Essential Oils And Other Holistic Bullshit


#1

So does anybody else fear for the human race when they see stuff like this gaining momentum in the 21st century? I could probably clear out half my friend list on Facebook with one well placed rant. Even people whom I believed to be rather intelligent have been taken in by it. It doesn’t matter if they’re a college educated (which doesn’t really mean anything) professional or a high school drop out; this shit is everywhere right now. Everywhere.

Let us discuss why.

These are the three main reasons that I’ve come up with in order of least important to most.

-Distrust of the medical industry and actual Science.
-Romanticism of “natural” and holistic approaches of old.
-Multi-level marketing. Multi-level marketing. Multi-level marketing.

I actually find the recent success of companies like doTERRA and Young Living both fascinating, and quite frankly disturbing. Back in the old days of traveling medicine shows these clowns enjoyed success primarily because of a lack of readily available information, as well as a lack of governing bodies like the FDA and FTC, ready to slap down any ridiculous claims.

But we have both now, so why is this not being stomped out? The marketing, first of all, is genius. Most people aren’t going to trust some random idiot promoting this junk. So what do you do? Why, you get their friends to promote it to them. They’ll trust their friends. And their friends will tell them anything, because they have a vested interest in the product. And the more friends you recruit into the fold, the greater the pressure is for the other friends to go along with it. It’s a pyramid scheme for the social media generation.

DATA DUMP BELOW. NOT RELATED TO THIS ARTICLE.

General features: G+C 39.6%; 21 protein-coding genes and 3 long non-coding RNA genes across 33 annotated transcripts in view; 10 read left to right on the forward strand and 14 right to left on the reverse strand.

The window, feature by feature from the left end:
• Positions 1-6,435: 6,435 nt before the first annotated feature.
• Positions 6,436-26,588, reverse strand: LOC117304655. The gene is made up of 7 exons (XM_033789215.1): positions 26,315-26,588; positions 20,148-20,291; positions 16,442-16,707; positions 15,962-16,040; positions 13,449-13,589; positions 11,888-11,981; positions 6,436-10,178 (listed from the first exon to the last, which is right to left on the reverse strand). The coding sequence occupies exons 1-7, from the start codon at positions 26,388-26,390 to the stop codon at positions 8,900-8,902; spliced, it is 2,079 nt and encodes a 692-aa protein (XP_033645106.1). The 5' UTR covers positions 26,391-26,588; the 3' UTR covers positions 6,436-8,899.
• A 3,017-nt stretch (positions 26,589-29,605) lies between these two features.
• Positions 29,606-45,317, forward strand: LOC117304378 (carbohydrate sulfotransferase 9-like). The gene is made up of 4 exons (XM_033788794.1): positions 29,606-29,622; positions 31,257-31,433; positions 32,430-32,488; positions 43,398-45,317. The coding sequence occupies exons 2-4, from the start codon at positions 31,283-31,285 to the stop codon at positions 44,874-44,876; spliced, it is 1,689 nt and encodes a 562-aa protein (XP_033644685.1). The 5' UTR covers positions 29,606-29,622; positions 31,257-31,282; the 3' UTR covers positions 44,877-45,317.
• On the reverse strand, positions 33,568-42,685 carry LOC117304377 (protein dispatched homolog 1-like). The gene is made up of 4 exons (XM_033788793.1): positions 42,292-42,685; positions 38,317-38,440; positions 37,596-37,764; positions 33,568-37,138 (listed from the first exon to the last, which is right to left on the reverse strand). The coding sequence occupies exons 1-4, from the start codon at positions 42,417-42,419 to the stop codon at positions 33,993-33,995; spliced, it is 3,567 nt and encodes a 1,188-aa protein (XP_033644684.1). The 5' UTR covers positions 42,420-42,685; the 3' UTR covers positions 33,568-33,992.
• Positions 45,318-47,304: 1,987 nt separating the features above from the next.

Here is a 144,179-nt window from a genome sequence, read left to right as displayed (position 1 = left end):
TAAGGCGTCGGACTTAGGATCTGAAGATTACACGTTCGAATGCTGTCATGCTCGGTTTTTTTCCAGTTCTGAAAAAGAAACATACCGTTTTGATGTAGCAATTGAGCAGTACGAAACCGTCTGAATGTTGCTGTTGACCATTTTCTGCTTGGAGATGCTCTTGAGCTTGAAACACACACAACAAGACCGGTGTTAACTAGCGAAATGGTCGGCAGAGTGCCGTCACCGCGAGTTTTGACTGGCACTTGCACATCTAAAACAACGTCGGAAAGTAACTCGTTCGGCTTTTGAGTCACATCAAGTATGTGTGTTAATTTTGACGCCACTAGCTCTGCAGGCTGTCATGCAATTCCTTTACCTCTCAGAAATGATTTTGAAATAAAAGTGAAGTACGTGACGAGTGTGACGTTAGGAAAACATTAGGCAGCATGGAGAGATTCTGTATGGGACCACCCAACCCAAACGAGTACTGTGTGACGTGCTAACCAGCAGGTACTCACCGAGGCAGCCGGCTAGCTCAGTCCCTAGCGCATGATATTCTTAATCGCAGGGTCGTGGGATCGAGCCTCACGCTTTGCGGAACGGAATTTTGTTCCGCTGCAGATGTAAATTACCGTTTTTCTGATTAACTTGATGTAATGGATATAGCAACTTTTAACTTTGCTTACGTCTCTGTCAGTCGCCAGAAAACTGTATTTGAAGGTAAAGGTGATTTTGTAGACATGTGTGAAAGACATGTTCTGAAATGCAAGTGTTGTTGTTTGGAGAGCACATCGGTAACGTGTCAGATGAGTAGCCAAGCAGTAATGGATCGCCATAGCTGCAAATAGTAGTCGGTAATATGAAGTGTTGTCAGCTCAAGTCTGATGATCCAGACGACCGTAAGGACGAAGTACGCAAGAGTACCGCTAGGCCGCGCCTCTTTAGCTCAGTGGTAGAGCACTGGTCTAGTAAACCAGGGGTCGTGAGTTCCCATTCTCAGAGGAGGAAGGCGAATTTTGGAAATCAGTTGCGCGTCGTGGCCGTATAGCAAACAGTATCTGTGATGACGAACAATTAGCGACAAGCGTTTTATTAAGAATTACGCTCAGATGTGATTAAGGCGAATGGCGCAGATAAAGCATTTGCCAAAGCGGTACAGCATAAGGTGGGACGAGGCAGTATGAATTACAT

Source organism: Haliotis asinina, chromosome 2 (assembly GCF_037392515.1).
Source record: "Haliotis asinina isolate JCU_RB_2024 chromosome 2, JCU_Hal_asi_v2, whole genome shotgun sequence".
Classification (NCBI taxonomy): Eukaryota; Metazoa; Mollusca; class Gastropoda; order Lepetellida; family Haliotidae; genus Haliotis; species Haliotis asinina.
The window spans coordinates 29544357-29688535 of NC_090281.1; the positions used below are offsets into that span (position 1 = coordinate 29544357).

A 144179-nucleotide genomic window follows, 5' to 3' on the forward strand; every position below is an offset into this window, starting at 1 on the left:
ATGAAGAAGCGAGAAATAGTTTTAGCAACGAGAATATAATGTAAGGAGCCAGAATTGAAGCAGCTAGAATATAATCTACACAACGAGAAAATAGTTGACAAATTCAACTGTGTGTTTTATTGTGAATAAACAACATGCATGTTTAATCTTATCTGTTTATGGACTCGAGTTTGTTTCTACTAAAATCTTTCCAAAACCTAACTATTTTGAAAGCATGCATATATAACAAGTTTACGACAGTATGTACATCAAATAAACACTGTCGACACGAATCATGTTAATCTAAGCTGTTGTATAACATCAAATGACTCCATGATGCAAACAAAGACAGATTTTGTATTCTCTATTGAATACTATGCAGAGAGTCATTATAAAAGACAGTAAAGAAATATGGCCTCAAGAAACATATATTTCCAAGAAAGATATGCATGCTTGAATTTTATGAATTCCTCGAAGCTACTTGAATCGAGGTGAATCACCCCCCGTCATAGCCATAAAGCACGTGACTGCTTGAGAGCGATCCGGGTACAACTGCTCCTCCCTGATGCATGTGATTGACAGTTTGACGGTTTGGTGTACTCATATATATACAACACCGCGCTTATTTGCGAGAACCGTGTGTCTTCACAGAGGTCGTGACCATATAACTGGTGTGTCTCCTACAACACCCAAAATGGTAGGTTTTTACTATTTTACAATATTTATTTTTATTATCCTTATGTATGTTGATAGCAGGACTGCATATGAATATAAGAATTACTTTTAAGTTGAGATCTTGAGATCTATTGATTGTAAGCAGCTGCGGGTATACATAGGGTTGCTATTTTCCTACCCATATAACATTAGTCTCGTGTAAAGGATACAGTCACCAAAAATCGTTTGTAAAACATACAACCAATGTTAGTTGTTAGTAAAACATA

And then there are the ridiculous claims, and here’s the fun part. The companies themselves can utilize very specific language to just skirt by the FDA / FTC. But that doesn’t even matter. Because they’re not the ones actually marketing it. They have thousands of people on the ground making the ridiculous claims for them, and the Feds can’t do anything about it. Betty Lou down the street told me cinnamon oil would cure my Ebola. Do you think there’s going to be an injunction filed against her?

I really want to see a concerted effort made towards educating people about this before it grows any larger, but I’m not even sure where that would come from.

So am I losing my mind here? Is this just a blip on the radar which will go away soon? Or are we headed inexorably towards Idiocracy?


#2

It grates on my very soul. I know so many women now who won’t vaccinate, but a metric buttload of snak—I mean, essential oil? Yep!

Are they healthier than I am? No…but they FEEL so much healthier. EDIT: Insert my eyes rolled all the way back in my head.


#3

Holistic or homeopathic?
Holistic isn’t necessarily bad.
Homeopathic literally cannot possibly be real simply based on how atoms and molecules work.

Essential oils smell nice.


#4